Inclusion of Minorities and Women in Study Populations- Questions and Answers
National Heart, Lung, and Blood Institute
National Institutes of Health
Revised: March 2011
The National Heart, Lung, and Blood Institute (NHLBI) has a continuing commitment to health problems related to minorities and women. Research (grants, cooperative agreements, and contracts) to be supported by the Institute must comply with the NIH Inclusion of Minorities and Women policy that was mandated by law. Women and members of minority groups must be included in all clinical research studies unless the nature of the research makes it inappropriate to do so.
(See the NIH Guidelines On The Inclusion Of Women And Minorities As Subjects In Clinical Research.)
Phase III clinical trials are held to a higher standard:
- When designing and developing a phase III trial, the investigator must evaluate all relevant data to assess whether or not the trial should include adequate numbers of subgroups of participants to allow for separate and adequately powered analyses.
- Even if no such evidence is available, the trial must include sufficient numbers of women and minorities to conduct valid analyses (that is, unbiased assessment) of subgroup effects.
- During the peer review of the trial, this aspect will be considered in the evaluation.
- Before any phase III trial is funded, this aspect will be considered by NHLBI staff.
- During the conduct of the trial, and indeed any clinical study, success in enrolling appropriate numbers of women and minorities will be monitored by NHLBI staff.
- Finally, it is expected that the investigators will perform the necessary analyses and include the results in submitted publications.
The following series of questions and answers are intended to assist you in preparation of research applications in accordance with the NIH Guidelines. If you have any questions about this policy, please contact the appropriate NHLBI Division representative listed at the end of this document.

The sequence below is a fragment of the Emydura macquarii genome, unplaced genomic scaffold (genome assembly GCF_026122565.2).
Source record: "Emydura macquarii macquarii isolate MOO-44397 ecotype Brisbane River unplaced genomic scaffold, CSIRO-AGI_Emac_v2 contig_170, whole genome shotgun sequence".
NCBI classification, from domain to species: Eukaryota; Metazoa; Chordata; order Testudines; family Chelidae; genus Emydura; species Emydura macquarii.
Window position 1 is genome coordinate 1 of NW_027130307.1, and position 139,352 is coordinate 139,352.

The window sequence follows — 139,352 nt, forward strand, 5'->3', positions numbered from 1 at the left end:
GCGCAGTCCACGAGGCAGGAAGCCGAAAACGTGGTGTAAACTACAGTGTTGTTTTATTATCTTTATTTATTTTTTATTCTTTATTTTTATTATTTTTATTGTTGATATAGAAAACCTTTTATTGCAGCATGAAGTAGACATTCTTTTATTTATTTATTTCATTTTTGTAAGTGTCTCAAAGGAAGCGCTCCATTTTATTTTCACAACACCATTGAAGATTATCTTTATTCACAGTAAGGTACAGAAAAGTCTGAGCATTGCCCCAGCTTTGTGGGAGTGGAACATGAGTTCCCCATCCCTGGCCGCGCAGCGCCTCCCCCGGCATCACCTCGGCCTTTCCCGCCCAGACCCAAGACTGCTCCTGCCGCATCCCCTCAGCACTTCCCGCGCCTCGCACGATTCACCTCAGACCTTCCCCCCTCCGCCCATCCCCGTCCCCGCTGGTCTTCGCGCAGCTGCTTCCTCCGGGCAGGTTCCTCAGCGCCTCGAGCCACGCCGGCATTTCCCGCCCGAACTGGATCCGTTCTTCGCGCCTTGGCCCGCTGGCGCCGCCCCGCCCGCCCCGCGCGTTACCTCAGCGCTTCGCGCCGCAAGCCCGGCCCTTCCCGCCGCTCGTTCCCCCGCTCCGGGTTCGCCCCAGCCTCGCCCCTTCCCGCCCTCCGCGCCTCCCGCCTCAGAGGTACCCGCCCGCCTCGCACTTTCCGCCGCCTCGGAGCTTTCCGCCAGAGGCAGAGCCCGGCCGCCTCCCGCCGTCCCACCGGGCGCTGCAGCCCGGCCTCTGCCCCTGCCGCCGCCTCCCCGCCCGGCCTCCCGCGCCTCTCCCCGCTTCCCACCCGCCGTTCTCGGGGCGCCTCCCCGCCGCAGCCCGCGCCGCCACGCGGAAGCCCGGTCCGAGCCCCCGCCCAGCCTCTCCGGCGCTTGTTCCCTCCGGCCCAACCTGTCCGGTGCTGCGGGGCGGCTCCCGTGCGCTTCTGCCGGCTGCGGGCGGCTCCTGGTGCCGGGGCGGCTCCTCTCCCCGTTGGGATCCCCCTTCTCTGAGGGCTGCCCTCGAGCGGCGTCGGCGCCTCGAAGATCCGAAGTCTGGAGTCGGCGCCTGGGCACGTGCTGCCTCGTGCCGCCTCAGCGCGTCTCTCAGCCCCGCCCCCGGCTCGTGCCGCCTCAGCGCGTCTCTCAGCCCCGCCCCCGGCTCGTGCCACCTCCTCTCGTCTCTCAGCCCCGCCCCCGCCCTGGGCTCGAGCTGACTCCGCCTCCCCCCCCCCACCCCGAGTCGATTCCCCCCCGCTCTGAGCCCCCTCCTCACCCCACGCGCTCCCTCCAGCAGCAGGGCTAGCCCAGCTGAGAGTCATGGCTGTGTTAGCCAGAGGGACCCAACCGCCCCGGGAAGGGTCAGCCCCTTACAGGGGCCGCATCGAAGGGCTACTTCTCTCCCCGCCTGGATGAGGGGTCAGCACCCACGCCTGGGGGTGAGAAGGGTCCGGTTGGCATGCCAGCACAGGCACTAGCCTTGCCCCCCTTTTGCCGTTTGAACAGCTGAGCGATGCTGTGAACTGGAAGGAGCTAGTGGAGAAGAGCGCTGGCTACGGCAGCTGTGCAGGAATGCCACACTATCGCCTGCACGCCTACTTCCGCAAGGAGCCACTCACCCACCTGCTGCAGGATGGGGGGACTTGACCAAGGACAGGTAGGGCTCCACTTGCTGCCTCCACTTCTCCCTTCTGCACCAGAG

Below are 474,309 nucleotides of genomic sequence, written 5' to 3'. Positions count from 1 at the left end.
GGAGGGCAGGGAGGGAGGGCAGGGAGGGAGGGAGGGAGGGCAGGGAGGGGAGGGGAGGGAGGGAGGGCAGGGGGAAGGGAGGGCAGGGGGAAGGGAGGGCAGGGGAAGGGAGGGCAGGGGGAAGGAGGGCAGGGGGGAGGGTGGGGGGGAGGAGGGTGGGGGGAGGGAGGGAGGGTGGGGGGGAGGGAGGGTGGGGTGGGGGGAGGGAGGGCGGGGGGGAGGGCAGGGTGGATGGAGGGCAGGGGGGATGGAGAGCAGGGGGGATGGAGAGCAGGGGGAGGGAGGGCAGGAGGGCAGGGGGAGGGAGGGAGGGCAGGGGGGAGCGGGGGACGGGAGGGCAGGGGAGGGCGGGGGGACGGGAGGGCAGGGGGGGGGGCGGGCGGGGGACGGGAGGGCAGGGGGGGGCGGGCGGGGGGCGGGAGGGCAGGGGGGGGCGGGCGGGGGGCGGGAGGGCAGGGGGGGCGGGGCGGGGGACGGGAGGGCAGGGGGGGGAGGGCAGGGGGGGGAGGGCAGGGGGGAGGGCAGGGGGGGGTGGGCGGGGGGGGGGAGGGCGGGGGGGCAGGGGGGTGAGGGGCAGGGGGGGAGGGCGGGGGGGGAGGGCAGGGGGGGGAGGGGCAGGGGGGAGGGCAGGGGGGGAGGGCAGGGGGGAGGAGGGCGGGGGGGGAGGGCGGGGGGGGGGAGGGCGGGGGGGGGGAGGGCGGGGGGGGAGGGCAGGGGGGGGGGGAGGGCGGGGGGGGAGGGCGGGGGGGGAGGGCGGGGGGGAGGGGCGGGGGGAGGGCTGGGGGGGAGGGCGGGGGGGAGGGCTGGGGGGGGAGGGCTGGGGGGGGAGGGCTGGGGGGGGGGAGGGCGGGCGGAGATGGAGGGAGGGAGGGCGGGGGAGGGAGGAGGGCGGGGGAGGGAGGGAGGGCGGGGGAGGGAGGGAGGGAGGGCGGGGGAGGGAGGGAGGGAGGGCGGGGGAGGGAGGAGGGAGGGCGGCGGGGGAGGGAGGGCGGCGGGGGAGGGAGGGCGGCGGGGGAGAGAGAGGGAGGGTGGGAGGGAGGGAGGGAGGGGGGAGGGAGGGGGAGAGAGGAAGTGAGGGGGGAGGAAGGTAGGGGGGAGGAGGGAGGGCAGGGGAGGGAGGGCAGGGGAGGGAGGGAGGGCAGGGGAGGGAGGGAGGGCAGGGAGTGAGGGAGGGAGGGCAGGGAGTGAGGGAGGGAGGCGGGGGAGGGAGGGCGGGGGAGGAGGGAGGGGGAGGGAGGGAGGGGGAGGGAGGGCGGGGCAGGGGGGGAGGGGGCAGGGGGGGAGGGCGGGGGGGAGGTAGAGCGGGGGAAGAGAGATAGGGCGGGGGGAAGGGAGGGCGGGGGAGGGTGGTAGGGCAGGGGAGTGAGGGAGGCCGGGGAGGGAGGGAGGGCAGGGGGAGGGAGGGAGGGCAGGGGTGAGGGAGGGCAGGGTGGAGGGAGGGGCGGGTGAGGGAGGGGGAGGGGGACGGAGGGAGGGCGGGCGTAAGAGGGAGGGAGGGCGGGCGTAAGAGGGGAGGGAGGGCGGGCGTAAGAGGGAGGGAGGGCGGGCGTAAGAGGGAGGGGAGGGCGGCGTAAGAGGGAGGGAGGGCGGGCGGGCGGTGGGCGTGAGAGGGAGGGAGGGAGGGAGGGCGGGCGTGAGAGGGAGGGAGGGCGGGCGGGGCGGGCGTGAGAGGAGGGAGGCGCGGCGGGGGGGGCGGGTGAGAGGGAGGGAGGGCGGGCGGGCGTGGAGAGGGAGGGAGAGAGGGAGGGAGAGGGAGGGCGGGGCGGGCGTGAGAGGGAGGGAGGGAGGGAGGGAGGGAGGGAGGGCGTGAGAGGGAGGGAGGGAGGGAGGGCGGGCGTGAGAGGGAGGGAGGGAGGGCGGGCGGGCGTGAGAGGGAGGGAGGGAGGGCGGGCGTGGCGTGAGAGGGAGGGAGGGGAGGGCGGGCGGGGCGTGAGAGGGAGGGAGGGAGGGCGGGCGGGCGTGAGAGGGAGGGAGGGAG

Question: What is the definition of clinical research?
Answer: The NIH definition of clinical research includes all NIH supported biomedical and behavioral research involving human subjects. Applications for support of clinical research studies should address the policy by providing a description and justification of the study population.
Research is a continuum of studies from basic laboratory to observational to clinical. Assessment of differential effects of an intervention or therapy on women, men, or members of minority groups and their subpopulations requires fundamental information on such groups. Therefore, at the earliest stages of research, investigators are expected to include individuals (or tissues) of both genders and diverse racial and ethnic groups in order to generate information necessary for the rational design of appropriate Phase III clinical trials. Investigators are expected to report results on all participating gender and minority groups, as appropriate.
(See Section VB. and VI A. in the NIH Guidelines)
Question: What is the definition of a clinical trial?
Answer: In October 2014, NIH revised its definition of “clinical trial” in order to make the distinction between clinical trials and clinical research studies clearer and to enhance the precision of the information NIH collects, tracks, and reports on clinical trials. The change is not intended to expand the scope of the category of clinical trials. No changes have been made to the NIH definition of a “Phase III clinical trial.”